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130 of 155 people found the following review helpful
Format: HardcoverVine Customer Review of Free Product( What's this? )
I have to admit this was a hard book to review. On one hand you have a historical book that is written in a manner to be not only informative but actually enjoyed. The book has a wonderful fiction-like flow that grabs your attention right from the beginning and keeps you turning the pages. The author has obviously spent his time being diligent in his research and the result is the most detailed account of the events leading to the Spanish-American war that I personally have read. Along with that we have a great character study of the men who played a pivotal role in the country's decision to declare war on Spain, including Theodore Roosevelt, Henry Cabot Lodge, William Randolph Hearst, William James, and House Speaker Thomas "Czar" Reed. I truly feel I came to know each individual in great detail. The author also gives a riveting account of the battle of San Juan Heights, the battle that made Roosevelt a hero and ultimately led to his being in place to assume the presidency upon McKinley's assassination.

On the other hand, I almost put the book down before ever starting the first page. When I first opened the cover I was treated to a forward by the publisher making points on the book being about how great men will falsify truth in order to go to war, and how in this war American soldiers would engage in savage brutalities. True statements, by the way. He then follows these statements up by saying, No, this is not Dick Cheney's memoir. A rather idiotic comment if I ever read one. Whether you think Cheney is a great American fighting terrorism or the Antichrist whose sole purpose was to lead America into war for oil and profit, the Iraq war has absolutely no resemblance or comparison to the Spanish-American War. Different era, different type of events, different motivations, and actually a completely different result. Then, after reading 413 pages, the final sentence in the book tries to tie Cheney and Scooter Libby to the "old war lover" Roosevelt. If this was the author's purpose in writing the book, he failed miserably.

Again, overall I enjoyed reading The War Lovers. I came away knowing more about the events and the people than I ever knew. But as much as I enjoyed it I will also hesitate before picking up another book by Evan Thomas. Seriously, I can not stand dumb comparison's just to push an agenda. The amazing thing is, I'm not a fan of Dick Cheney in the least.
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59 of 69 people found the following review helpful
Format: HardcoverVine Customer Review of Free Product( What's this? )
. . . but fails in its attempt to "connect the dots".

Evan Thomas' new book "The War Lovers" is an interesting and provocative read about the events leading up to the Spanish-American war. This is a part of American history that is little-known to most Americans and understudied. The events leading up to the war propelled Theodore Roosevelt to the forefront of national politics -- and eventually to the Presidency. The portrayal of Roosevelt prior to his presidential years paints a very different picture than the more cautious, less blustering gradual Progressive of his presidency.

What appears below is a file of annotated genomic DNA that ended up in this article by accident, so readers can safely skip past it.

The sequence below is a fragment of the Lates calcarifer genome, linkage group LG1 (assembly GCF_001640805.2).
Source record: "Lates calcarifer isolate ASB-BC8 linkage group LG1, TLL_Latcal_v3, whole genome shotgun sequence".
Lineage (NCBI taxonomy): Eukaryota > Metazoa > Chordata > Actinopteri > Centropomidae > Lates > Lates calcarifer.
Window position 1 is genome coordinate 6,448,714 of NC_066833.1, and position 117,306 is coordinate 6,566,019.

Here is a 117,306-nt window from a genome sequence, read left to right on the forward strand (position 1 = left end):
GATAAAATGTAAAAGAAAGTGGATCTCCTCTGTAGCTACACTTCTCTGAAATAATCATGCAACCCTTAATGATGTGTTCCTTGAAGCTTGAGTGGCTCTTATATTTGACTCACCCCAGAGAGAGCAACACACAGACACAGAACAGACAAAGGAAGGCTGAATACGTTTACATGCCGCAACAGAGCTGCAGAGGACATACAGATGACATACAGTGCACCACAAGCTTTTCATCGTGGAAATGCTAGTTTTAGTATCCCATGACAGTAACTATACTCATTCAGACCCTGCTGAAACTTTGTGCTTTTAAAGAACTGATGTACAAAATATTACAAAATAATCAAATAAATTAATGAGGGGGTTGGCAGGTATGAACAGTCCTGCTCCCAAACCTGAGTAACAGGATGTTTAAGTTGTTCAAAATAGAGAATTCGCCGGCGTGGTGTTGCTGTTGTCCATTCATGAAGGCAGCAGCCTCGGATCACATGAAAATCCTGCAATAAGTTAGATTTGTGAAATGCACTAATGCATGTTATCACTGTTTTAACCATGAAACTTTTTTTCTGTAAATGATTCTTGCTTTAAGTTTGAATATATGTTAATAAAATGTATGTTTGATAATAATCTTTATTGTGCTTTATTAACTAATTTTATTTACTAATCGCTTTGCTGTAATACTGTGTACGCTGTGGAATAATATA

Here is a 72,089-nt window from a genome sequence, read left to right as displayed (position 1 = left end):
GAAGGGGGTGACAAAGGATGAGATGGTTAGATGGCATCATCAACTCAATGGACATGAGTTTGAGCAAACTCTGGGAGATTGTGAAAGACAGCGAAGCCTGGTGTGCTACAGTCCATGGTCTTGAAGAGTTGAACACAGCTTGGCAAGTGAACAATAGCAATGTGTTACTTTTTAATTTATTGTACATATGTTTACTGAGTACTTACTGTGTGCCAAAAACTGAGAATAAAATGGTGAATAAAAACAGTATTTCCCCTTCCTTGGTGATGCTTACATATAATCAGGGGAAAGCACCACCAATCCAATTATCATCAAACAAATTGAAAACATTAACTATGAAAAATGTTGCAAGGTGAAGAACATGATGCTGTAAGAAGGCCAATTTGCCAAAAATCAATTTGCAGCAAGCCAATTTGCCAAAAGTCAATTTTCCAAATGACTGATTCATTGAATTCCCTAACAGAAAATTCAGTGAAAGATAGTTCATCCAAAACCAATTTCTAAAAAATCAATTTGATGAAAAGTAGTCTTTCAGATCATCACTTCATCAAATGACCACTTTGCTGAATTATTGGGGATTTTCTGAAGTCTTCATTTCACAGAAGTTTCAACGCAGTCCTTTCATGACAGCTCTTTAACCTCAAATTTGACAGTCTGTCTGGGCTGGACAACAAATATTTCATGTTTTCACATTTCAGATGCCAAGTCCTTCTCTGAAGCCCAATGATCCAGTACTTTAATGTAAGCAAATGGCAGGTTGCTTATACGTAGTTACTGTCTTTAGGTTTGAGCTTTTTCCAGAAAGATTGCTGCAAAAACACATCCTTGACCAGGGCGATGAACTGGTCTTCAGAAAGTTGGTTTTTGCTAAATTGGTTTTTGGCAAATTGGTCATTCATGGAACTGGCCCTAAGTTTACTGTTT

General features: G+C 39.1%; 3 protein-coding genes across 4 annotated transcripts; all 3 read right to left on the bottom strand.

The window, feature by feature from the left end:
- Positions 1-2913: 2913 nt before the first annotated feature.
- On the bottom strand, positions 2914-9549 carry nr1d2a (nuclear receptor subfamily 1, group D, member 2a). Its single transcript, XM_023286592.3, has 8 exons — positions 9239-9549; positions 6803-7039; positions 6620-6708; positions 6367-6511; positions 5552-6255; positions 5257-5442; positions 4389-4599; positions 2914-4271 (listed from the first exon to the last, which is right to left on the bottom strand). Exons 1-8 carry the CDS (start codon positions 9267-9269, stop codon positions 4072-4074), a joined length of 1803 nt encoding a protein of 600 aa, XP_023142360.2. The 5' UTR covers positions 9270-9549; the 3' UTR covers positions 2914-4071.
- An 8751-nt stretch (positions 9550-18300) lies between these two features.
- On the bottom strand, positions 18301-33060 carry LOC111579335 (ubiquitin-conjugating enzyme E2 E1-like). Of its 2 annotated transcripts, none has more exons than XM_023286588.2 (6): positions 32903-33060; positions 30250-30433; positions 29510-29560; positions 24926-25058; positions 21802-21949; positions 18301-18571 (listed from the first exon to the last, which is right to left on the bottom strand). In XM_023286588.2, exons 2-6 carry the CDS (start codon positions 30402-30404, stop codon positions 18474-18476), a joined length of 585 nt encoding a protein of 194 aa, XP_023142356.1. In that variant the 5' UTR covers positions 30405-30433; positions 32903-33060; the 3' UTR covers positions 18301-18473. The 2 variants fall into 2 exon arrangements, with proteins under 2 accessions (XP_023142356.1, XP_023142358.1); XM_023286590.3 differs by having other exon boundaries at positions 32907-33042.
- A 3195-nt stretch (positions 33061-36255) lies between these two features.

Thomas fails, though, in a couple of points. 1) Much of the book seems to be as much amateur psychological analysis as history, and unless Thomas actually does have a background in psychology, his attempts at analysis fall into the realm of speculation. 2) Both the blurb on the back of the book, and the blurb on the inside cover seem bent on forcing a comparison between American policies of the late 1890's and American policies during the Bush administration, even to the point of ending with a portrait of Roosevelt peering down at Scooter Libby. Now I'm a political independent and am not going to use this review to argue for or against the merits of either the Spanish-American war or the Gulf war. But as an historian, the attempt at somehow linking to two foreign policies is extremely tenuous at best. Indeed, when discussing this book with a friend of mine -- also a political independent (but from a very different perspective from my own) also felt that the connection was forced.

To me, the book would have been far better if the author had merely told the story of the events leading up to the war and its aftermath, than trying to moralize. As it is, the premise is unproved.

Three stars.
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16 of 18 people found the following review helpful
Format: HardcoverVine Customer Review of Free Product( What's this? )
Like most reviewers, I found THE WAR LOVERS highly enjoyable, both entertaining and educational, with its interesting insights into the personalities and political machinations of late 19th century America. Evan Thomas's writing is excellent, being engaging and imaginative, as he concisely details the history and influence of his star characters. This book, despite being quite long and full of interesting history, is a rather easy read. Even those with very little foreknowledge of the time and characters will feel comfortable reading this, as Evans does an excellent job of giving all pertinent back-story and keeping the focus on the basics. I have new found respect for the remarkable writing skills of Evan Thomas. This book also contains many nice black-and-white photos throughout, further connecting the reader to the time and maintaining the accessibility of the subjects.